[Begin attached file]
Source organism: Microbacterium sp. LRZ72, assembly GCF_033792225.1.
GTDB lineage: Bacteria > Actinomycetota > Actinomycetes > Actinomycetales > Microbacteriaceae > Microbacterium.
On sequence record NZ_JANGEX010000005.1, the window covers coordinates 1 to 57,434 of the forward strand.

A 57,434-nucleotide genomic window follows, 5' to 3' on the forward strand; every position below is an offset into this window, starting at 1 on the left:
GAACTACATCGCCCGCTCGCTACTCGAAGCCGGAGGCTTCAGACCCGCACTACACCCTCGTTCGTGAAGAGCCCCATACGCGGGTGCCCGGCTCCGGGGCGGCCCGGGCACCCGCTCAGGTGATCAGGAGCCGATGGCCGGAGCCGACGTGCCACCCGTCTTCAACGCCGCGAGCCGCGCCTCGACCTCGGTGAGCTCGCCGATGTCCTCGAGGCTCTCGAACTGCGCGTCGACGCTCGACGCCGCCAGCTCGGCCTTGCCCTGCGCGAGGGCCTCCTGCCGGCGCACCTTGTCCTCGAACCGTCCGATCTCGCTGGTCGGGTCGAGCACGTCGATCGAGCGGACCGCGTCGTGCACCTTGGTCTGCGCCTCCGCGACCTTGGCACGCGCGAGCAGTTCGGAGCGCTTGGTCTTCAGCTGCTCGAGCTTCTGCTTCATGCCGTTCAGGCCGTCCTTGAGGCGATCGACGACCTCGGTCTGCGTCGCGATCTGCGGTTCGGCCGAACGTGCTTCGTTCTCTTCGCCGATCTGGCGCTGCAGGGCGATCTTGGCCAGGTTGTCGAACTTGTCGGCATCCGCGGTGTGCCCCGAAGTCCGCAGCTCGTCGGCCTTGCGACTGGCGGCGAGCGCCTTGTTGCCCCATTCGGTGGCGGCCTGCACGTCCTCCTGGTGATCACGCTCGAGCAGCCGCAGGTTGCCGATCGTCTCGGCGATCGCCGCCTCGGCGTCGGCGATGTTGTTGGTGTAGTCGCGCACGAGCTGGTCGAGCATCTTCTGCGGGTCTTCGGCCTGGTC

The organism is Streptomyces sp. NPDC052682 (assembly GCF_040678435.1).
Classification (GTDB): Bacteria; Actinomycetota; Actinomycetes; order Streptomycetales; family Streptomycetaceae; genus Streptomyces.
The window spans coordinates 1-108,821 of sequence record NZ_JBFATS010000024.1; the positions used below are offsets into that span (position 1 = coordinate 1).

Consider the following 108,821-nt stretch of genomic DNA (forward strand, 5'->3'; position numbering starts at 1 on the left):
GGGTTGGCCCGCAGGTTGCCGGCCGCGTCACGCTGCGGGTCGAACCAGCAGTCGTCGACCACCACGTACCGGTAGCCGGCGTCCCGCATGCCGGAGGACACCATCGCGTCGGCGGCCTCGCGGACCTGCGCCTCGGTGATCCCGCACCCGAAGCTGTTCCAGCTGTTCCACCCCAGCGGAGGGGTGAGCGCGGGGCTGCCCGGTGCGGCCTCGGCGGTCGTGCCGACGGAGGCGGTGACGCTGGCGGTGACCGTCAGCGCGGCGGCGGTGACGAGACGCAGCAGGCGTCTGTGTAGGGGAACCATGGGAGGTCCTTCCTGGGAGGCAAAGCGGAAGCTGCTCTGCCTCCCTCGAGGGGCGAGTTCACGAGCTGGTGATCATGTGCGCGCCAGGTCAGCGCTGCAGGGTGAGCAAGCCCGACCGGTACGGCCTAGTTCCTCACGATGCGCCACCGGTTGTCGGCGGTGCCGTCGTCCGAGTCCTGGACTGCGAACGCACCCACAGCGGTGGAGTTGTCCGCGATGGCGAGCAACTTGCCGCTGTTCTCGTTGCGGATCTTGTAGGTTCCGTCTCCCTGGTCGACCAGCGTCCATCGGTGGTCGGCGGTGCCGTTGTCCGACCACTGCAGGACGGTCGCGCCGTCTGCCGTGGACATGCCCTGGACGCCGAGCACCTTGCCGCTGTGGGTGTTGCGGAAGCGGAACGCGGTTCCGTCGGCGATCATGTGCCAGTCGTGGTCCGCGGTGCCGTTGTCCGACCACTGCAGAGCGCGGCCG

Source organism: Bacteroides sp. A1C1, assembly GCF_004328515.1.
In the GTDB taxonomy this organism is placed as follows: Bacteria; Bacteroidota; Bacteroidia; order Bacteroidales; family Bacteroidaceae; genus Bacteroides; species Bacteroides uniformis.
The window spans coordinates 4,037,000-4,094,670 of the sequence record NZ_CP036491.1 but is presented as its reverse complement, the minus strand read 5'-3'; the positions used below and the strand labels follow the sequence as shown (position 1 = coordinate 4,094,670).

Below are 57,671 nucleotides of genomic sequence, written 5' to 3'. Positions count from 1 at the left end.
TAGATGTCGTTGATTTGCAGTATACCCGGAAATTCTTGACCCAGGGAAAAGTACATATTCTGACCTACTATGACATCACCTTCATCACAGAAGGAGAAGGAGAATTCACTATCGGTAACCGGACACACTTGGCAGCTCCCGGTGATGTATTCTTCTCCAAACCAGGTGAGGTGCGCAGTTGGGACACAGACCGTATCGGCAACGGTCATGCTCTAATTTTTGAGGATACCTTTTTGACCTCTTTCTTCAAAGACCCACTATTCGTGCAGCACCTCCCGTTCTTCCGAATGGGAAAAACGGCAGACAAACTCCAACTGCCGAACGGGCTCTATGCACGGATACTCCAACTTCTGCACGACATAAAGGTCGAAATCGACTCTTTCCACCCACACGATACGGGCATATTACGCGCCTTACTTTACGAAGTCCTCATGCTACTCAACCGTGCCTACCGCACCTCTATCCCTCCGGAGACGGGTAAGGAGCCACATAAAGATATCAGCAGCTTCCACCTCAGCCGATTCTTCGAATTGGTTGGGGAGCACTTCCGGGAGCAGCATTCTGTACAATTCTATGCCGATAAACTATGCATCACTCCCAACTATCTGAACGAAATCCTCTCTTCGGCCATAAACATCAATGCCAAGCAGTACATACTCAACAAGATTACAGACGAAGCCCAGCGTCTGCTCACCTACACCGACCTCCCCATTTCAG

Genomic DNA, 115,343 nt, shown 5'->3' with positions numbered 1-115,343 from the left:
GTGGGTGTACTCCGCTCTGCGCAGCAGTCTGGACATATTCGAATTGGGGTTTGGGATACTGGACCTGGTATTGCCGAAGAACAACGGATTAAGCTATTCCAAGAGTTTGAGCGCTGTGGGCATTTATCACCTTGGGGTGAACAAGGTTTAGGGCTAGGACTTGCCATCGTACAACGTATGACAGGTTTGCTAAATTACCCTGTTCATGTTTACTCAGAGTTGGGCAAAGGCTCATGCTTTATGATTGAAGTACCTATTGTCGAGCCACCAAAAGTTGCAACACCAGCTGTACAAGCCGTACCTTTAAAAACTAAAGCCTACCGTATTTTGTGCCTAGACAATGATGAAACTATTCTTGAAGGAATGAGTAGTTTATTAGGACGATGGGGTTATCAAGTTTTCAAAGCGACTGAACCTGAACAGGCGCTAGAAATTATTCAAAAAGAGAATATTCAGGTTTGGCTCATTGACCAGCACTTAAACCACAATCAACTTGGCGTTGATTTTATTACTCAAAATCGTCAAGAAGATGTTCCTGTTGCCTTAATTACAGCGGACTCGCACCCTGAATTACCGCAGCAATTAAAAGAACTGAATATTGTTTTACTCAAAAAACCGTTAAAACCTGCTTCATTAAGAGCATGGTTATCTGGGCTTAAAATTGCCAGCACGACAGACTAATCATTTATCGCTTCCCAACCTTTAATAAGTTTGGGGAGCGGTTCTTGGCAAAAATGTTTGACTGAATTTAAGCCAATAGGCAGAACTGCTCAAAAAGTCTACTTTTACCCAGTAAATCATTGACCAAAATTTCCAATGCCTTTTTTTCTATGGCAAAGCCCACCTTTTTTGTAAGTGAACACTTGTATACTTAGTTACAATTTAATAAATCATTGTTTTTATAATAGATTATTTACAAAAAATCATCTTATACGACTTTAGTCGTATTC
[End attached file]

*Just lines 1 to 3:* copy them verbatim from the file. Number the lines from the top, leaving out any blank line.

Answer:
Source organism: Microbacterium sp. LRZ72, assembly GCF_033792225.1.
GTDB lineage: Bacteria > Actinomycetota > Actinomycetes > Actinomycetales > Microbacteriaceae > Microbacterium.
On sequence record NZ_JANGEX010000005.1, the window covers coordinates 1 to 57,434 of the forward strand.